FTP stands for File Transfer Protocol. FTP is a service that can provide access to the file system from a remote location through an FTP client (FileZilla, gftp, etc.) or FTP-capable browser. Through FTP, you are able to add or remove files from a remote location, as well as apply some chmod commands to these files to set certain permissions.
FTP access will be related to user accounts available on the system, allowing simple rights management. FTP is a much used tool for adding files to a web server from a remote locations.
There are several FTP daemons available. See List of applications#FTP servers for a list of them.
There is also the option of FTP over SSH, or SFTP.
DAViCal is a server implementing the CalDAV and CardDAV protocol for calendar, reminder, and contact sharing.
WebDAV(Web Distributed Authoring and Versioning) is an extension of HTTP 1.1. It contains a set of concepts and accompanying extension methods to allow read and write across the HTTP 1.1 protocol. Instead of using NFS or SMB, WebDAV offers file transfers via HTTP.
Squid is a caching proxy for the Web supporting HTTP, HTTPS, FTP, and more. It reduces bandwidth and improves response times by caching and reusing frequently-requested web pages. Squid has extensive access controls and makes a great server accelerator.
Local Network Services
Avahi is a free Zero-configuration networking (zeroconf) implementation, including a system for multicast DNS/DNS-SD service discovery. It allows programs to publish and discover services and hosts running on a local network with no specific configuration. For example you can plug into a network and instantly find printers to print to, files to look at and people to talk to.
CUPS, or Common UNIX Printing System, can provide a central point via which a number of users can print. For instance, you have several (say 3) printers and several people on a local network that wish to print. You can either add all these printers to every user's computer, or add all printers to a server running CUPS, and then simply adding the server to all clients. This allows for a central printing system that can be online 24/7, which is especially nice for printers that do not have networking capabilities.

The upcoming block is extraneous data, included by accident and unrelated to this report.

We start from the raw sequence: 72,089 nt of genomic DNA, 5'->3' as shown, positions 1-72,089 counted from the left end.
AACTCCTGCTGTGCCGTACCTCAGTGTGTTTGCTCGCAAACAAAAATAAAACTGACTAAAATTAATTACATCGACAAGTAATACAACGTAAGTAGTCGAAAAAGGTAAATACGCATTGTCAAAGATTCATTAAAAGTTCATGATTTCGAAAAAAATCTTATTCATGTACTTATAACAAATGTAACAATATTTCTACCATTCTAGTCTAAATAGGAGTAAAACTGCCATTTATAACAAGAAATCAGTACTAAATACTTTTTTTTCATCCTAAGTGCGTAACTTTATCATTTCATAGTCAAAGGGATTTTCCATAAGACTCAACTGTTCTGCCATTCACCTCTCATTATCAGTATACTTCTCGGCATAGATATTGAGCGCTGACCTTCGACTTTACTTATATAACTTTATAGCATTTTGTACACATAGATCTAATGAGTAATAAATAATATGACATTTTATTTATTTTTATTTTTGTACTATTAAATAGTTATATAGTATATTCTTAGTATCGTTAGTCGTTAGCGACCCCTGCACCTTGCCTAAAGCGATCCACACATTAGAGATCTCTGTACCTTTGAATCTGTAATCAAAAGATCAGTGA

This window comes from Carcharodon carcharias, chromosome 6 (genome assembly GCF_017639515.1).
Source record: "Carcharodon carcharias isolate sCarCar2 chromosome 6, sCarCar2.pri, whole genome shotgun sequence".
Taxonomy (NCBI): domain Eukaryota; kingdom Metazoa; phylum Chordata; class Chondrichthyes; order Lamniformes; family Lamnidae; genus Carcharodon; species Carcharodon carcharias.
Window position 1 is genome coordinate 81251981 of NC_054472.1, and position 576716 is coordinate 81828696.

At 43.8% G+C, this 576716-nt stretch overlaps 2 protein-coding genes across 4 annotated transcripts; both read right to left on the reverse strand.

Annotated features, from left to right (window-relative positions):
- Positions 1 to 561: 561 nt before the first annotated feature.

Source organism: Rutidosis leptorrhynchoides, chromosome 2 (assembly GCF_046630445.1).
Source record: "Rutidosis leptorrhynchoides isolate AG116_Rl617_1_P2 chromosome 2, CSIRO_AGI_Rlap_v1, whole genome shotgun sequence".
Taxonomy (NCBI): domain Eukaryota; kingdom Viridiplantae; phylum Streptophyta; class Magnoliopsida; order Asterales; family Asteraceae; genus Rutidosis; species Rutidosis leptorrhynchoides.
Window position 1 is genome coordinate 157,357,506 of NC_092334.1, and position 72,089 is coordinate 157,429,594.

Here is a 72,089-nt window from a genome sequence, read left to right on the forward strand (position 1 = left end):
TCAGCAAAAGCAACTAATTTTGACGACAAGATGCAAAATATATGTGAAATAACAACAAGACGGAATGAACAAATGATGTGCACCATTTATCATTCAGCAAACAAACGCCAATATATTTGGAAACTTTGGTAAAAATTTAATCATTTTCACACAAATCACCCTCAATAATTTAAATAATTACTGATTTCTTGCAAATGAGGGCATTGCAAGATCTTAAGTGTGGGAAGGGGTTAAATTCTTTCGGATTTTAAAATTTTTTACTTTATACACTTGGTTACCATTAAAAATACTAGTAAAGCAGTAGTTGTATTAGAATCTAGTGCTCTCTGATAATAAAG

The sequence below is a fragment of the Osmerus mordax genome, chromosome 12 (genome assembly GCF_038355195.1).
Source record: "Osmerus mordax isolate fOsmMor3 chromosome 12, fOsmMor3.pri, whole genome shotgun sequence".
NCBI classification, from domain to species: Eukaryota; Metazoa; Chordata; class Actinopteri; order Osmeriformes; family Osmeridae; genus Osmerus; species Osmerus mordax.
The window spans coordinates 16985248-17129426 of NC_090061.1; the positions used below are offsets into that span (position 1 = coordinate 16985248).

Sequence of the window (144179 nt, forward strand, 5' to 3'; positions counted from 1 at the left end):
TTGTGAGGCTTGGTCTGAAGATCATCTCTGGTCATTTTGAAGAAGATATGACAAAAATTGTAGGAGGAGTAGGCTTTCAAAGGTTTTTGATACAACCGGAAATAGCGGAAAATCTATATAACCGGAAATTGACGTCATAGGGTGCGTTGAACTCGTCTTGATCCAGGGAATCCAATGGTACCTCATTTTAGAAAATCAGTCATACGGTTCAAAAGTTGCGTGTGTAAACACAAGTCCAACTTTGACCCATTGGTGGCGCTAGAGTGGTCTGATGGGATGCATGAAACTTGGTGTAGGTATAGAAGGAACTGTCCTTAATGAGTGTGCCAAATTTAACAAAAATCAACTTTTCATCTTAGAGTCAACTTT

Please refer to the CUPS wiki page for instructions on installation and configuration.
Samba (Windows-compatible file and printer sharing)
Samba is an open-source implementation of the SMB/CIFS networking protocols, effectively allowing you to share files and printers between Linux and Windows systems. Samba can provide public shares or require several forms of authentication.
Please refer to the Samba wiki page for instructions on installation and configuration.
Category:Domain Name System contains many implementations of the Domain Name System (DNS) protocols.
Refer to Firewalls for details regarding available firewall software.
Allowing remote log-on through SSH is good for administrative purposes, but can pose a threat to your server's security. Often the target of brute force attacks, SSH access needs to be limited properly to prevent third parties gaining access to your server. See Secure Shell#Protection for how to configure it.
Please refer to the SELinux wiki page for instructions on installation and configuration.
Administration and maintenance
SSH is the Secure SHell, it allows you to remotely connect to your server and administer commands as if you were physically at the computer. Combined with Screen, SSH can become an invaluable tool for remote maintenance and administration while on-the-move. Please note that a standard SSH install is not very secure and some configuration is needed before the server can be considered locked-down. This configuration includes disabling root log-in, disabling password-based log-in and setting up firewall rules. In addition, you may supplement the security of your SSH daemon by utilizing daemons, such as sshguard or fail2ban, which constantly monitor the log files for any suspicious activity and ban IP addresses with too many failed log-in attempts.
X Forwarding is forwarding your X session via SSH so you can log in to the desktop GUI remotely. Use of this feature will require SSH and an X server to be installed on the server. You will also need to have a working X server installed on the client system you will be using to connect to the server with. More information can be found in the X Forwarding section of the SSH guide.
Local Package Repositories
Repose can be used to create a package repository for a local server cluster where packages must be tested for quality and reliability before undergoing deployment into a production environment.
- Virtual Private Server - A list of VPS providers offering Arch